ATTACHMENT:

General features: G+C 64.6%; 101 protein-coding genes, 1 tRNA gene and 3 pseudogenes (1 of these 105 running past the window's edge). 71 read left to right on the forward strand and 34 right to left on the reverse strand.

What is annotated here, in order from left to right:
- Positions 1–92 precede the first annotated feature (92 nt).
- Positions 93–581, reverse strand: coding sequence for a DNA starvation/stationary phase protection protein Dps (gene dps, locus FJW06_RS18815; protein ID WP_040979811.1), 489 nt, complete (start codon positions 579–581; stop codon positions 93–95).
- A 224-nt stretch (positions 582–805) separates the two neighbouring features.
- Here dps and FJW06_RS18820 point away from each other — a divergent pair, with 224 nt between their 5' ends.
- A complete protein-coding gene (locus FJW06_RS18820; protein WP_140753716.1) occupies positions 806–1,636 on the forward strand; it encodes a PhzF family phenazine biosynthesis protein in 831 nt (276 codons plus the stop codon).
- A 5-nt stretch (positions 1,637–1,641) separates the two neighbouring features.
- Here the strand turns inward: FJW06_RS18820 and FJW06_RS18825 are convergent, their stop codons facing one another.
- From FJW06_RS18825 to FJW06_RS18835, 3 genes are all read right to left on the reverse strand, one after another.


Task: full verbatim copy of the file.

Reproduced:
General features: G+C 64.6%; 101 protein-coding genes, 1 tRNA gene and 3 pseudogenes (1 of these 105 running past the window's edge). 71 read left to right on the forward strand and 34 right to left on the reverse strand.

What is annotated here, in order from left to right:
- Positions 1–92 precede the first annotated feature (92 nt).
- Positions 93–581, reverse strand: coding sequence for a DNA starvation/stationary phase protection protein Dps (gene dps, locus FJW06_RS18815; protein ID WP_040979811.1), 489 nt, complete (start codon positions 579–581; stop codon positions 93–95).
- A 224-nt stretch (positions 582–805) separates the two neighbouring features.
- Here dps and FJW06_RS18820 point away from each other — a divergent pair, with 224 nt between their 5' ends.
- A complete protein-coding gene (locus FJW06_RS18820; protein WP_140753716.1) occupies positions 806–1,636 on the forward strand; it encodes a PhzF family phenazine biosynthesis protein in 831 nt (276 codons plus the stop codon).
- A 5-nt stretch (positions 1,637–1,641) separates the two neighbouring features.
- Here the strand turns inward: FJW06_RS18820 and FJW06_RS18825 are convergent, their stop codons facing one another.
- From FJW06_RS18825 to FJW06_RS18835, 3 genes are all read right to left on the reverse strand, one after another.